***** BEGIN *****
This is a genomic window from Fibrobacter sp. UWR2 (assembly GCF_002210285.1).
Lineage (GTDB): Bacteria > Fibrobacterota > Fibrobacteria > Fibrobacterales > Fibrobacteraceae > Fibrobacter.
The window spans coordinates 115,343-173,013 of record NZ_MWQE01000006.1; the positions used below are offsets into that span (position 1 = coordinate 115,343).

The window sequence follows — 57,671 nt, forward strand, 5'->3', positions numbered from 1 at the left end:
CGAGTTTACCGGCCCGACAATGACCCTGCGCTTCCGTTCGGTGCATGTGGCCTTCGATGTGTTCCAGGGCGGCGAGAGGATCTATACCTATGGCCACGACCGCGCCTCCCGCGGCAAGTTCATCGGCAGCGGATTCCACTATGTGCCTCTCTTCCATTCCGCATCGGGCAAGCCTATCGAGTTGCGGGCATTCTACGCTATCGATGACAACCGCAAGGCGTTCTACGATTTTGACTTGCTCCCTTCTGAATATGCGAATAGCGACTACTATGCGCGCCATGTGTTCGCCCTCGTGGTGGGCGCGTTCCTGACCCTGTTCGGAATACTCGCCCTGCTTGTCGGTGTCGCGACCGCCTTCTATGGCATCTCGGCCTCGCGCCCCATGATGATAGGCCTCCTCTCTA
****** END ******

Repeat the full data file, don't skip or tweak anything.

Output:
This is a genomic window from Fibrobacter sp. UWR2 (assembly GCF_002210285.1).
Lineage (GTDB): Bacteria > Fibrobacterota > Fibrobacteria > Fibrobacterales > Fibrobacteraceae > Fibrobacter.
The window spans coordinates 115,343-173,013 of record NZ_MWQE01000006.1; the positions used below are offsets into that span (position 1 = coordinate 115,343).

The window sequence follows — 57,671 nt, forward strand, 5'->3', positions numbered from 1 at the left end:
CGAGTTTACCGGCCCGACAATGACCCTGCGCTTCCGTTCGGTGCATGTGGCCTTCGATGTGTTCCAGGGCGGCGAGAGGATCTATACCTATGGCCACGACCGCGCCTCCCGCGGCAAGTTCATCGGCAGCGGATTCCACTATGTGCCTCTCTTCCATTCCGCATCGGGCAAGCCTATCGAGTTGCGGGCATTCTACGCTATCGATGACAACCGCAAGGCGTTCTACGATTTTGACTTGCTCCCTTCTGAATATGCGAATAGCGACTACTATGCGCGCCATGTGTTCGCCCTCGTGGTGGGCGCGTTCCTGACCCTGTTCGGAATACTCGCCCTGCTTGTCGGTGTCGCGACCGCCTTCTATGGCATCTCGGCCTCGCGCCCCATGATGATAGGCCTCCTCTCTA